Not content with heralding the economic and agricultural miracle of North Korea, Gareth Morgan is also promoting their healthy food, as Eric Crampton reports from an offline Press article:
He’s barely off the plane after a 40,000-kilometre ride across Russia and Korea. Controversy trailed after him like his billowing motorcycle exhaust, with critics accusing him of becoming a propaganda pawn on his six-year-in-the-planning tour of North Korea.
But he’s still gushing about the experience, and how he lost 6kg in the absence of the processed food – “crap basically” – that dominates the New Zealand food supply. That and the fact there was less food in general, and the wine was terrible.
There it’s all whole food, that fills you up, takes longer to eat and delivers more nutrients for less energy.
And there, in a nutshell, is the thrust of Morgan’s new book, Appetite for Destruction, co-written with offsider Geoff Simmons. Fake food, he says, is killing us.
Actually it was in North Korea where millions died of starvation.
I’m staggered media still report Gareth as an expert on everything. Is there any topic at all on which he is not an expert?
But he has allies. The Greens like his idea of a fat tax.
The Greens would support an investigation into how a ‘fat tax’ on processed food in New Zealand’s supermarkets could be imposed.
But the government has dismissed the idea, saying it would add to the burden of families in tight economic times.
Why stop at a fax tax. I await them to announce subsidies for vegetables and a ban on food they disapprove of.
Kevin Hague, Green Party spokesperson on health and wellbeing, said he would be interested to read Mr Morgan’s new book as it sounded similar to party policy on combating obesity.
Clear front labelling of unhealthy ingredients and a traffic-light type classification system is a “no-brainer”, said Mr Hague.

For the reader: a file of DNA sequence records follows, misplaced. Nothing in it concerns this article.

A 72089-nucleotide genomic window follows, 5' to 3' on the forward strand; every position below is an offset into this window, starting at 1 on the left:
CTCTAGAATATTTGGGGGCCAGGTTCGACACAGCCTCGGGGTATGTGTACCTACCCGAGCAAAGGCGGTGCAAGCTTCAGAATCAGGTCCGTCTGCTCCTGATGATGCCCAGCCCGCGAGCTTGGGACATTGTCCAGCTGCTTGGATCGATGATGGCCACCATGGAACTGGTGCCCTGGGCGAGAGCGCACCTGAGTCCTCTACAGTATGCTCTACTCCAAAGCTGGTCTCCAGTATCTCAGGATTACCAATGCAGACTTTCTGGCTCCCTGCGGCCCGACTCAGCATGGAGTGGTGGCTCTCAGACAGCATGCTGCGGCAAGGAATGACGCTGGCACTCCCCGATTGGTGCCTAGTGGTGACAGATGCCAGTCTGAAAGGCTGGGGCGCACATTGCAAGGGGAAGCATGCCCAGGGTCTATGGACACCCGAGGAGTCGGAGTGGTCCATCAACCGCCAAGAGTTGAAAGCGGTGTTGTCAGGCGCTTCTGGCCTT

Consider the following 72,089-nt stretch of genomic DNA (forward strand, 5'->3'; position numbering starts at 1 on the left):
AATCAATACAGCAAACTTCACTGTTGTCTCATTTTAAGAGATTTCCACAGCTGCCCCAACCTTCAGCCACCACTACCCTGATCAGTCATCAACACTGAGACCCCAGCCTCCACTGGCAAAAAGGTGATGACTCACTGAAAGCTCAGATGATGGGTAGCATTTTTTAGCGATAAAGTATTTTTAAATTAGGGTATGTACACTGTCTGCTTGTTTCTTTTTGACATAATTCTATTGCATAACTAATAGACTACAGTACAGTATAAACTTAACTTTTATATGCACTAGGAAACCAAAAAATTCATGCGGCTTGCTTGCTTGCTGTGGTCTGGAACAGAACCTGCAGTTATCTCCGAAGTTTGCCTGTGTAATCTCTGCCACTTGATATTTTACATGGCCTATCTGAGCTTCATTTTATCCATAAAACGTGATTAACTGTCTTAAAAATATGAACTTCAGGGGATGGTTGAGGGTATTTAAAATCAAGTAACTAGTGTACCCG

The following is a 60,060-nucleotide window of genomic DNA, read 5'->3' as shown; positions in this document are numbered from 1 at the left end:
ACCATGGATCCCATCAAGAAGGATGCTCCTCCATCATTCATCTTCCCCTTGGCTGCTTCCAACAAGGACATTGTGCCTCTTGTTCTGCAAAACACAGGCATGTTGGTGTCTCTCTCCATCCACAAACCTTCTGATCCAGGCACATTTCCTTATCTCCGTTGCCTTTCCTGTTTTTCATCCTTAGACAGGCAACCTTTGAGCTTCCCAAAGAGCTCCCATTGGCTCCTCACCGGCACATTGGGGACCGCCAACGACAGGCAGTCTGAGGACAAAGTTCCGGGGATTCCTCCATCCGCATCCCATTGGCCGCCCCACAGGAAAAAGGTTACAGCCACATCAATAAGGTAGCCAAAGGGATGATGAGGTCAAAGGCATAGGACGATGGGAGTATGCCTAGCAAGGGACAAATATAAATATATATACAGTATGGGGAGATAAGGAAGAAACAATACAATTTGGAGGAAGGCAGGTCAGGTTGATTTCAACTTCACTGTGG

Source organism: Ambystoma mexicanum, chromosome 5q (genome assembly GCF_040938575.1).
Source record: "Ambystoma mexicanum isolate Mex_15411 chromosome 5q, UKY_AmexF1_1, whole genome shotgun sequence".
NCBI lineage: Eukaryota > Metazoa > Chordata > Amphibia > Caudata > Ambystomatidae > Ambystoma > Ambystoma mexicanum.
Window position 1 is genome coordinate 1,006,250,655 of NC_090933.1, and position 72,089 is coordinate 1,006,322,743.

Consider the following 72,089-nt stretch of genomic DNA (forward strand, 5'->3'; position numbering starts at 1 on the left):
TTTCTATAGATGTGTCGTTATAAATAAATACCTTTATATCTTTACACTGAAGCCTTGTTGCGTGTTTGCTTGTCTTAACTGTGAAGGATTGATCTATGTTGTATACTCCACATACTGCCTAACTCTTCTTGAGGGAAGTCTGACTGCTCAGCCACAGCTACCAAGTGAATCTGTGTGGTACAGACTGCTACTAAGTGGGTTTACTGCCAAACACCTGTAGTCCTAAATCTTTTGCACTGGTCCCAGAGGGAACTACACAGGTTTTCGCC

We already have extensive labelling. A traffic-light system sounds appealing due to its simplicity, but the problem is it is simple. Milk gets a red light and diet coke and popcorn a green light.
An article explains that flour, bread and pasts get green lights despite high carbs and lot nutrition. Also:
A bag of sugar, with no nutritional value whatsoever, would get green lights for fat, saturated fat and salt – an obvious red light for sugar. Sweets generally would get green lights for fat, saturated fat and salt. They would get red lights for sugar only – appearing healthier overall than olives and sunflower seeds on first sight.
Back to the fax tax:
In 2011, Denmark introduced a tax on butter, meat, cheese, pizza, oil and processed food that contained more than 2.3 per cent saturated fat, but withdrew it a year later due to difficulty in implementing it.
There was no difficultly in implementing it. It failed. It did not change eating habits, it destroyed jobs and led to a boon in purchasing from other countries. It did however bring in extra money for the Danish Government.
You never hear proponents of these extra taxes say that they’ll use them to reduce other tax rates such as income tax. No – it is all about revenue grab.
However, the Greens would support an investigation into how to design an effective processed food tax.
I bet they would.
“Spending on prevention of obesity should be the absolute priority for any health minister.”
The absolute priority? Not cancer treatments? Not rheumatic fever? Not maternity services? Not life saving surgery? Not quality A&E Departments. The absolute priority for the Health Minister should be telling people what food choices they should make?
That says volumes about the world-view of the Greens.
Tags: fat tax
, Gareth Morgan